Honor, Shame, and Imposter Syndrome

Honor, Shame, and Imposter Syndrome February 20, 2019

Imposter syndrome is the belief that you’re “an inadequate and incompetent failure, despite evidence that indicates you’re skilled and quite successful.” You fear being exposed as the fraud you are (or at least think you are).

Credit: Flickr/Transport Pixels

Imposter syndrome affects countless people in a wide range of ways. Our job might be the most common area we might experience imposter syndrome. We think, “How in the world did I get this job, promotion, or praise from my supervisor? If they really knew….”

Parenting is another place we easily fall into the trap of imposter syndrome. The problem, however, is that kids are well-equipped to remind us and the world that we have not perfected the science art ultramarathon called “parenting.” Therefore, the compulsion internally to minimize what we do well only intensifies.

I’m not describing hypocrisy or deception. People in the throes of imposter syndrome have difficulty internalizing success and affirmation from others. I’m also not describing mere humility. Rather, imposter syndrome causes us to discredit whatever good thing we do and perhaps to question others’ judgment of us. A writer might say, “How do they like what I’ve written? They must lack knowledge on this topic or maybe they are just flattering me.”

Causes of Imposter Syndrome

A few factors exacerbate the problems related to imposter syndrome.

The first is one’s childhood. Someone who was routinely criticized when young will often struggle to trust the genuineness of others’ praise or acceptance. They might wonder why they “suddenly” did well in this area in life when they apparently had done poorly in all the years prior.

Second, Christians, in particular, are prone to suffer from imposter syndrome for several reasons. For instance, common teachings about our having a “sin nature” can foster the impression that we can do nothing well. Likewise, the desire to be humble can easily become a twisted view of oneself. The practice of deflecting encouragement or a sense of achievement creates a distorted sense of reality. We only see our flaws and so discredit evidence of good within us.

Dr. Valerie Young categorizes imposter syndrome into five types:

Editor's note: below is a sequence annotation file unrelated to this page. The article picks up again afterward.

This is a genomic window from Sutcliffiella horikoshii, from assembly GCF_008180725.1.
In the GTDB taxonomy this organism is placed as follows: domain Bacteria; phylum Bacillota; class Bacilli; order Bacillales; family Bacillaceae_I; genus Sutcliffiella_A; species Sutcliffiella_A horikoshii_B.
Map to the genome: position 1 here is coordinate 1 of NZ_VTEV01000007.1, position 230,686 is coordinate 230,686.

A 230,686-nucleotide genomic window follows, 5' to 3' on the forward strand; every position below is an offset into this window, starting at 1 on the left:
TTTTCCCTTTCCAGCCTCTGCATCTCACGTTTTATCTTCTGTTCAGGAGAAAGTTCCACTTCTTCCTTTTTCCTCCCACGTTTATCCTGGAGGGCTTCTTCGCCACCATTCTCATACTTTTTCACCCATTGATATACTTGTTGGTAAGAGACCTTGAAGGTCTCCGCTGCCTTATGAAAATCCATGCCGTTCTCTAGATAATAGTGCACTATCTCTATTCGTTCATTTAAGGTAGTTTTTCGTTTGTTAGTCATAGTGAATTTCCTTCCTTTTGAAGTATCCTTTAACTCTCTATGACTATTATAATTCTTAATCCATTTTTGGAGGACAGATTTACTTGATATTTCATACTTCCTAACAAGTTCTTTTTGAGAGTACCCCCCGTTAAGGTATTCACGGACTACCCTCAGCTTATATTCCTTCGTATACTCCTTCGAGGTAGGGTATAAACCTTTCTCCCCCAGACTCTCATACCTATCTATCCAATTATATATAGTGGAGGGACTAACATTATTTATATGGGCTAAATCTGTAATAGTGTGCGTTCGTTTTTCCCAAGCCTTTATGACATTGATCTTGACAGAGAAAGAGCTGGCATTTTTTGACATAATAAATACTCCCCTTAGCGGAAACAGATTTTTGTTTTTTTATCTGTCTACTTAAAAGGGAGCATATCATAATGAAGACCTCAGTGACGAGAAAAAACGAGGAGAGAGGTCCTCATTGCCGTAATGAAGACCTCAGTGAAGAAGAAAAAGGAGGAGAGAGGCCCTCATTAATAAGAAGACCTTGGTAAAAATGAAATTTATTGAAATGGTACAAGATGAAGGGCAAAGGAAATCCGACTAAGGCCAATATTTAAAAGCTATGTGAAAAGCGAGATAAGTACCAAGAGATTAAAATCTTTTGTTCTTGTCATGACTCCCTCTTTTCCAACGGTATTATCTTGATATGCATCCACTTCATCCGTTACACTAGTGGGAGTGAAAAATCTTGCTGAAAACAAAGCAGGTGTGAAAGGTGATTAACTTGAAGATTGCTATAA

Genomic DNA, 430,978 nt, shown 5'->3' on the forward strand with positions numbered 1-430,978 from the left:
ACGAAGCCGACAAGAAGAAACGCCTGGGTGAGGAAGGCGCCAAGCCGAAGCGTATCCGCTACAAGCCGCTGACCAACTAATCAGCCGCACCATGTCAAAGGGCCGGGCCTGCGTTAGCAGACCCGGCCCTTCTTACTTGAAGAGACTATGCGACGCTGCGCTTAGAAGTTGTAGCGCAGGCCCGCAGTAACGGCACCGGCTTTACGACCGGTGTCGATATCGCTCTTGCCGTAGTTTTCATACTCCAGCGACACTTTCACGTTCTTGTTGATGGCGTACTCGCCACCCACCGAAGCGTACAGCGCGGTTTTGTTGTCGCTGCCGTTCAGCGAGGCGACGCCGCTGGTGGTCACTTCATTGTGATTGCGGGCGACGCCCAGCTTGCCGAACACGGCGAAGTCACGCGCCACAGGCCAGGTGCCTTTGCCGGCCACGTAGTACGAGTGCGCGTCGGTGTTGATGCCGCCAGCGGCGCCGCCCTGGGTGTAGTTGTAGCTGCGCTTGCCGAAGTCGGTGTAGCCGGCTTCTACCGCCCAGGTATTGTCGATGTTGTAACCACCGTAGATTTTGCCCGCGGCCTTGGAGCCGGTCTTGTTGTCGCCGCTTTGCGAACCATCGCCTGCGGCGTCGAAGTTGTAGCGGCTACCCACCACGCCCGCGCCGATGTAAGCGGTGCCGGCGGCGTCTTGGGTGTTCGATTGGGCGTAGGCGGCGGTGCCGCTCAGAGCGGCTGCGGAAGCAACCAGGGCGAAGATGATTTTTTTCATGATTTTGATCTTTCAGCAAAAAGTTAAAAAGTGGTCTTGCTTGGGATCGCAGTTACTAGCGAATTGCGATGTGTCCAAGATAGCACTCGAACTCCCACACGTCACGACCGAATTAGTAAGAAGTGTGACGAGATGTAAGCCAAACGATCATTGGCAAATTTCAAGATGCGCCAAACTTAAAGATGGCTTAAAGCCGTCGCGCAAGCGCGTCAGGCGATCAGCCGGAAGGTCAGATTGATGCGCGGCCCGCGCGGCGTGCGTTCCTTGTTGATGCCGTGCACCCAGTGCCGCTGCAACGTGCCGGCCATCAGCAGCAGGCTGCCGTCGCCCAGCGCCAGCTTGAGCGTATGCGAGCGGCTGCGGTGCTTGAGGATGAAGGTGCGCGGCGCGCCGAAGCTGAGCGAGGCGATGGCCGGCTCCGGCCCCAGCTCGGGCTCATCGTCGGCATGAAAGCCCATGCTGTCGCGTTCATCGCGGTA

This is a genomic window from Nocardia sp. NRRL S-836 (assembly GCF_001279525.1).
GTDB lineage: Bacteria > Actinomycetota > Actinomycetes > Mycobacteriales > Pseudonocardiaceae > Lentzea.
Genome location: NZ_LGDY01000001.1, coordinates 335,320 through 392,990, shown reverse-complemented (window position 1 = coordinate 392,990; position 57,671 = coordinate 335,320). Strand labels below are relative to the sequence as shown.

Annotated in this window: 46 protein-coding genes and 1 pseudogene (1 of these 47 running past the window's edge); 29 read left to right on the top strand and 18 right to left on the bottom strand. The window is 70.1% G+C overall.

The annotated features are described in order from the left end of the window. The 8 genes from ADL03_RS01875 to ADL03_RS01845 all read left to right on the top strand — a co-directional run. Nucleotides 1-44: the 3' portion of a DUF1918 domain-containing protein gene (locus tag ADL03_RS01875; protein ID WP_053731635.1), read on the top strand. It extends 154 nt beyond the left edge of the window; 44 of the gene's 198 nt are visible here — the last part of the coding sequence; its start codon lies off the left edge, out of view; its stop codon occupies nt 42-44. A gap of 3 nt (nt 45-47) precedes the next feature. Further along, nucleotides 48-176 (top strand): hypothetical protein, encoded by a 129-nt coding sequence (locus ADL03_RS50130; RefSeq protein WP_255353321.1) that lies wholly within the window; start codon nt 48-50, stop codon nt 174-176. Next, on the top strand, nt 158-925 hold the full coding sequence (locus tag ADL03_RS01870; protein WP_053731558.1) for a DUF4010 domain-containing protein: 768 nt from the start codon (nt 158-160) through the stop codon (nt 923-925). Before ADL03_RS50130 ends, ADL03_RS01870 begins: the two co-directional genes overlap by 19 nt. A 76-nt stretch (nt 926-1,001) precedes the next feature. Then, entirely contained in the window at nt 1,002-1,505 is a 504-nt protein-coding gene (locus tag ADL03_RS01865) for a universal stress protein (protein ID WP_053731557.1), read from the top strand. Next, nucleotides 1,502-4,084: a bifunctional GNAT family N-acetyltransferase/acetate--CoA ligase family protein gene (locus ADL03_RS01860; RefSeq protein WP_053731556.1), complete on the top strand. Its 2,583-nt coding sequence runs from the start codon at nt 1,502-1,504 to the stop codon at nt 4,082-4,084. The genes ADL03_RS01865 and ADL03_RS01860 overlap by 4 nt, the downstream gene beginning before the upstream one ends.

1. The Perfectionist
  2. The Superwoman/man
  3. The Natural Genius
  4. The Soloist
  5. The Expert

In this Fast Company article, “The Five Types of Imposter Syndrome and How to Beat Them,” she explains how these types differ and their effects. It’s well worth reading.

A Self-Fueling Fire of Shame

Because a fire consumes oxygen, it will eventually weaken and exhaust itself when depleted of oxygen. What makes imposter syndrome so pernicious is that it produces the fuel needed to perpetuate itself.

Consider what happens we experience some perceived “success.” The fear of being exposed as a fraud (contrary to objective evidence) drives us to work even harder and to strive for perfection. Accordingly, we will either hide our self-diagnosed flaws or live up to the praise we think we don’t deserve.

Similarly, someone who is proficient in a field or skill will wrongly suppose they must have all the answers; otherwise, they are idiots whose opinions should be ignored. Others subtlety think all skill and intelligence is natural or “God-given” rather than the fruit of hard work. So, they make excuses and quit when they experience failure, despite their prior track record of success.

The consequence is predicable –– shame.

We feel shame for not measuring up to some standard in our minds. We might feel shame because we think we are fooling people. We are ashamed of our self-perceived “hypocrisy.” We then feel shame because our lifestyles get out of balance and begin to neglect important areas of our lives, like health and family relationships.

Credit: Flickr/torbakhopper

What’s the relationship between imposter syndrome and public honor/status? Is this just low self-esteem or hurt pride?